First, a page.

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Seaman and Maritime  Workers Injuries



Working aboard vessels at sea subjects crewmen to the constant risk of serious personal injury. If you were employed to work aboard a vessel as a seaman, crewman, or commercial fisherman, you are protected by a federal maritime law called the Jones Act, 46 USC 688. The Jones Act provides comprehensive coverage for crewmen who are injured or die through negligence of their employer.

Crewmen aboard ships, boats, barges, tug boats, commercial fishing vessels, cruise ships, tour boats, and tankers, in navigable waters at sea, in rivers, lakes, bays, and sounds, are entitled to compensation under the Jones Act, when they are injured or die through the negligence of their employer.

Every claim for a maritime worker who is employed to work aboard a floating vessel should be reviewed for possible coverage under the Jones Act. If there is any question about whether or not you are a Jones Act seaman, you should contact an experienced maritime and admiralty lawyer to determine what your rights and benefits may be.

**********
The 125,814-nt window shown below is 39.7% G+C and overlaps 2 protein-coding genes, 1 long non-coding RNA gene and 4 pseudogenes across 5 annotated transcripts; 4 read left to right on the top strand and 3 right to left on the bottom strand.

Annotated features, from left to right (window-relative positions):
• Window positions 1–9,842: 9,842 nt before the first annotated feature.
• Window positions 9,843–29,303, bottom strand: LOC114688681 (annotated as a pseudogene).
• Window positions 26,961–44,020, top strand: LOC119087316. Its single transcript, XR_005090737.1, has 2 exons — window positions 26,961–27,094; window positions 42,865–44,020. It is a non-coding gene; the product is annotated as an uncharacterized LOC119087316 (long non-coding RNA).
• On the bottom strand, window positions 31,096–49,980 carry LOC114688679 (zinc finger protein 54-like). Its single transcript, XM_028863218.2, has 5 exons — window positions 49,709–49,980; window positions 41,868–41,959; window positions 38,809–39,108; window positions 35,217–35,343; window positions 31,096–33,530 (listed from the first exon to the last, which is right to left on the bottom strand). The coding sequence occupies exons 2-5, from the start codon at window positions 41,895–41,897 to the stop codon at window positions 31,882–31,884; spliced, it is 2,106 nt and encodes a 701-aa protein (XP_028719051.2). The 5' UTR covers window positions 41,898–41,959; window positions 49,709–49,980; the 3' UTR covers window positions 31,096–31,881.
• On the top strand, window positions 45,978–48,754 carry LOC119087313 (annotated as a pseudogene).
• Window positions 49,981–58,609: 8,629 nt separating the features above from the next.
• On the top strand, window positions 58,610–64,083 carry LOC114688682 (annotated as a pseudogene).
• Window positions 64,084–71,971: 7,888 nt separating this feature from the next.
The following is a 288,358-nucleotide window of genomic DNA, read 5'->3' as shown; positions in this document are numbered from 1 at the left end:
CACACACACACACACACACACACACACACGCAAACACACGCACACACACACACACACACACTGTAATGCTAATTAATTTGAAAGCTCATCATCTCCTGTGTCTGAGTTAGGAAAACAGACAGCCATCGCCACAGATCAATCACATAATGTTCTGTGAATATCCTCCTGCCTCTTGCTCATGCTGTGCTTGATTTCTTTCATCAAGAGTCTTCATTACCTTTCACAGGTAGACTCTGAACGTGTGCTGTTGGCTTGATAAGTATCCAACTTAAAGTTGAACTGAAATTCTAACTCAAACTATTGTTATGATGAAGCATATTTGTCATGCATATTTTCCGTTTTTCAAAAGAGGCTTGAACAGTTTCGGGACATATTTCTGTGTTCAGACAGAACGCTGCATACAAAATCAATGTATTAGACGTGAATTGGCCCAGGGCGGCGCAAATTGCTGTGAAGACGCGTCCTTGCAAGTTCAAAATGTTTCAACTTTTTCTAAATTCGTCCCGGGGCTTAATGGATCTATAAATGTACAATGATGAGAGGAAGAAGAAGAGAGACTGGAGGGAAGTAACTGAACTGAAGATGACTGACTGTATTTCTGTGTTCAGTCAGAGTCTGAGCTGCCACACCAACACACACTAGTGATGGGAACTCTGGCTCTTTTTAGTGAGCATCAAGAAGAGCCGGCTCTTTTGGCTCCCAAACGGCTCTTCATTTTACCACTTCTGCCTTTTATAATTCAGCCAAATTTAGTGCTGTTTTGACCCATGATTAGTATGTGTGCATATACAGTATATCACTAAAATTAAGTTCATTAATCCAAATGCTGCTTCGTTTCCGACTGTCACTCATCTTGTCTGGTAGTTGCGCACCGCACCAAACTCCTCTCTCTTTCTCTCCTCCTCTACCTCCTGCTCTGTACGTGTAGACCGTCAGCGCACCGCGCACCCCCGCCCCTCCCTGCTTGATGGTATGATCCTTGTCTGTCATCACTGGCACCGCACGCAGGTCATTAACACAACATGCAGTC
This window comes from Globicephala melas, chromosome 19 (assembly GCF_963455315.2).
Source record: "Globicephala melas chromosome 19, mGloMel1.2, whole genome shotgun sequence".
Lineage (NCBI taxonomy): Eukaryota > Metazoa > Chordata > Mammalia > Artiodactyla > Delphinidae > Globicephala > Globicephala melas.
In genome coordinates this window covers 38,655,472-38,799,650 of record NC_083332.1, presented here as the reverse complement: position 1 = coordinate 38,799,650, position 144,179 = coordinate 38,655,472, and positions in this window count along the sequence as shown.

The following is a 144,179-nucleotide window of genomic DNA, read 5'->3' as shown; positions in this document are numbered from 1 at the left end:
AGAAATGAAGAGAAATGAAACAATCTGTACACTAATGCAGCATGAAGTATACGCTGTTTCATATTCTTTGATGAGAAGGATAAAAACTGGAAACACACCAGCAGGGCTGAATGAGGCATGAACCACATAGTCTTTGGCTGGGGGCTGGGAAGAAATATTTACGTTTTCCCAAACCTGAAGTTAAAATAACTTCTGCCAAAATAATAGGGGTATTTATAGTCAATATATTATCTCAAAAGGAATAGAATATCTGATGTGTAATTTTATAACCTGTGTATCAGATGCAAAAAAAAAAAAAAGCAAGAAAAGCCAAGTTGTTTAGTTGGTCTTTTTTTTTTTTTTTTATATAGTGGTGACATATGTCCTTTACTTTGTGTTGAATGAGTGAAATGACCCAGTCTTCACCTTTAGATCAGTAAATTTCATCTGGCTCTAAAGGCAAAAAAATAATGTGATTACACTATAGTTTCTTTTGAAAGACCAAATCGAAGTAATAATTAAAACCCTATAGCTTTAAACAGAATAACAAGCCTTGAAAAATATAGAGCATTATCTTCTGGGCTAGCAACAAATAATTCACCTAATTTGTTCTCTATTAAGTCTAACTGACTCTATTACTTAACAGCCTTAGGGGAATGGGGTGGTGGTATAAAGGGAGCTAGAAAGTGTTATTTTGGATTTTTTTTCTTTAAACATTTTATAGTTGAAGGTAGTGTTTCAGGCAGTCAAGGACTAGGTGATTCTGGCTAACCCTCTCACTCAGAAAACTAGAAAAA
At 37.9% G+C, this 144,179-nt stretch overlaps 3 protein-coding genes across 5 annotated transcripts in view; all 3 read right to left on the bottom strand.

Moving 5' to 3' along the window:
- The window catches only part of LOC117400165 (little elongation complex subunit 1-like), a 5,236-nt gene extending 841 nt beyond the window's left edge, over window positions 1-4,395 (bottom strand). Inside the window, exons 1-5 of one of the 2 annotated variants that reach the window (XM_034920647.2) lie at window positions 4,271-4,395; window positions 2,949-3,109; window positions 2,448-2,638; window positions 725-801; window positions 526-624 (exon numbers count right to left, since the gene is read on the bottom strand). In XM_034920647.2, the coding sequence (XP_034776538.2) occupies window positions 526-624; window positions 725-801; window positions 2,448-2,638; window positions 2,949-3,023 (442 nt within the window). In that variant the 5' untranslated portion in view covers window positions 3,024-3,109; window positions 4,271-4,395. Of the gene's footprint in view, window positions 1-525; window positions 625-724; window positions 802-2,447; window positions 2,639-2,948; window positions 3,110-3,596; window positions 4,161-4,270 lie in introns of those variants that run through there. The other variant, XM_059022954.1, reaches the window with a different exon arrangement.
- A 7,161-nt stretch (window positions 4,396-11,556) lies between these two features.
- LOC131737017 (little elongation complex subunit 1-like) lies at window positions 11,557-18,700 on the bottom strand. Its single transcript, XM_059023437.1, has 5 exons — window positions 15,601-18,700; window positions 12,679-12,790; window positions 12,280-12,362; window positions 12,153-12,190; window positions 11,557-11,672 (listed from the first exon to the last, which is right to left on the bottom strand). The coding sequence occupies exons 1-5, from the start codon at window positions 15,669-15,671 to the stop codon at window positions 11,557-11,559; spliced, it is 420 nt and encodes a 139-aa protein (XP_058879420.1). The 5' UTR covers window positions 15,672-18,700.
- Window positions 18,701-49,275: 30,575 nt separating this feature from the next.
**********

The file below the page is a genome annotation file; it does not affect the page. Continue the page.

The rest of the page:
Most crewmen aboard a vessel are covered by the Jones Act, from the captain and mate in the wheelhouse, to deckhands, wipers, housekeepers, engineers, fish processors, and cooks, working in other parts of the ship. The Jones Act does not discriminate – the lowest crewmen aboard the vessel have the same rights to protection as the captain of the ship.

Damages under the Jones Act may include damages for past and future lost wages, past and future medical expenses, vocational and occupational retraining, past and future pain and suffering, psychological suffering, and loss of consortium. Some serious injuries limit the number and types of jobs available to an injury victim. In this situation, seamen are entitled to damages for lost earning capacity. Additionally, if a seaman’s injury will worsen with time, and cut short the seaman’s career, he is entitled to future lost wages for this loss. In most situations, the Jones Act provides far greater compensation to an injured worker than State workers compensation acts.

46 USC 688, Statutory Information.

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